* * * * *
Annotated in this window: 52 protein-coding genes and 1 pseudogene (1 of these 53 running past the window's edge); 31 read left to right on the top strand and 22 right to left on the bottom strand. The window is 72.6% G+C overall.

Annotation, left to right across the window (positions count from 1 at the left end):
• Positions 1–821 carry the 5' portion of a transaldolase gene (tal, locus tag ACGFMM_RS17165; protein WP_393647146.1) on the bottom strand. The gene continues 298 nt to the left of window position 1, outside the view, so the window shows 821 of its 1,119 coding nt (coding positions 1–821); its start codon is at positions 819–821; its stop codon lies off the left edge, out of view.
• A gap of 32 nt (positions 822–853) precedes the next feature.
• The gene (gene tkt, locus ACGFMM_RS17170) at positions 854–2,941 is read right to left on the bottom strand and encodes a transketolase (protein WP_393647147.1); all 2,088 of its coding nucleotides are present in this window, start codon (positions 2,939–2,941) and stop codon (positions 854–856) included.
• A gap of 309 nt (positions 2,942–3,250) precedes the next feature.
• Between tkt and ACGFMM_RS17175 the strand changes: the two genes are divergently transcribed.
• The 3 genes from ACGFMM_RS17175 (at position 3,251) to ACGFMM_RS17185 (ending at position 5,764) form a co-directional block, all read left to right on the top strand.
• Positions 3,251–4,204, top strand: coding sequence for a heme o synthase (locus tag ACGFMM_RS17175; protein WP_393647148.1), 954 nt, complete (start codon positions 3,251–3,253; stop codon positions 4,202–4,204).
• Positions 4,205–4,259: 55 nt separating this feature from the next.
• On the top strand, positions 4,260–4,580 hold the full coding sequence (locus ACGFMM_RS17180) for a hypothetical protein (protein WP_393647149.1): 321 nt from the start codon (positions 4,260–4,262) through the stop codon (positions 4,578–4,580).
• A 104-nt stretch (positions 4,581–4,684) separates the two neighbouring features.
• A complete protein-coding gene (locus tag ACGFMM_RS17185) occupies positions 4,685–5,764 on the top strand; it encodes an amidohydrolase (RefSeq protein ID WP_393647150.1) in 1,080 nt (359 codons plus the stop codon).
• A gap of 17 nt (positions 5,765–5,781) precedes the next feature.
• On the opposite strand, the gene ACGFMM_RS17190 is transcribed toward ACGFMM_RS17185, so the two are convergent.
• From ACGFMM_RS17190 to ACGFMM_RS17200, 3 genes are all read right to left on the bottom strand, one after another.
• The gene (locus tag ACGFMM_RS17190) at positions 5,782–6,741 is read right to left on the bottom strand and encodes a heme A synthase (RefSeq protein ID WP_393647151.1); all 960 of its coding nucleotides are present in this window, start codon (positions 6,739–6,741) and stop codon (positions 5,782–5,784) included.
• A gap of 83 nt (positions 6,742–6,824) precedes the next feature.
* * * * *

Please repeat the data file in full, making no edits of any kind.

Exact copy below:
Annotated in this window: 52 protein-coding genes and 1 pseudogene (1 of these 53 running past the window's edge); 31 read left to right on the top strand and 22 right to left on the bottom strand. The window is 72.6% G+C overall.

Annotation, left to right across the window (positions count from 1 at the left end):
• Positions 1–821 carry the 5' portion of a transaldolase gene (tal, locus tag ACGFMM_RS17165; protein WP_393647146.1) on the bottom strand. The gene continues 298 nt to the left of window position 1, outside the view, so the window shows 821 of its 1,119 coding nt (coding positions 1–821); its start codon is at positions 819–821; its stop codon lies off the left edge, out of view.
• A gap of 32 nt (positions 822–853) precedes the next feature.
• The gene (gene tkt, locus ACGFMM_RS17170) at positions 854–2,941 is read right to left on the bottom strand and encodes a transketolase (protein WP_393647147.1); all 2,088 of its coding nucleotides are present in this window, start codon (positions 2,939–2,941) and stop codon (positions 854–856) included.
• A gap of 309 nt (positions 2,942–3,250) precedes the next feature.
• Between tkt and ACGFMM_RS17175 the strand changes: the two genes are divergently transcribed.
• The 3 genes from ACGFMM_RS17175 (at position 3,251) to ACGFMM_RS17185 (ending at position 5,764) form a co-directional block, all read left to right on the top strand.
• Positions 3,251–4,204, top strand: coding sequence for a heme o synthase (locus tag ACGFMM_RS17175; protein WP_393647148.1), 954 nt, complete (start codon positions 3,251–3,253; stop codon positions 4,202–4,204).
• Positions 4,205–4,259: 55 nt separating this feature from the next.
• On the top strand, positions 4,260–4,580 hold the full coding sequence (locus ACGFMM_RS17180) for a hypothetical protein (protein WP_393647149.1): 321 nt from the start codon (positions 4,260–4,262) through the stop codon (positions 4,578–4,580).
• A 104-nt stretch (positions 4,581–4,684) separates the two neighbouring features.
• A complete protein-coding gene (locus tag ACGFMM_RS17185) occupies positions 4,685–5,764 on the top strand; it encodes an amidohydrolase (RefSeq protein ID WP_393647150.1) in 1,080 nt (359 codons plus the stop codon).
• A gap of 17 nt (positions 5,765–5,781) precedes the next feature.
• On the opposite strand, the gene ACGFMM_RS17190 is transcribed toward ACGFMM_RS17185, so the two are convergent.
• From ACGFMM_RS17190 to ACGFMM_RS17200, 3 genes are all read right to left on the bottom strand, one after another.
• The gene (locus tag ACGFMM_RS17190) at positions 5,782–6,741 is read right to left on the bottom strand and encodes a heme A synthase (RefSeq protein ID WP_393647151.1); all 960 of its coding nucleotides are present in this window, start codon (positions 6,739–6,741) and stop codon (positions 5,782–5,784) included.
• A gap of 83 nt (positions 6,742–6,824) precedes the next feature.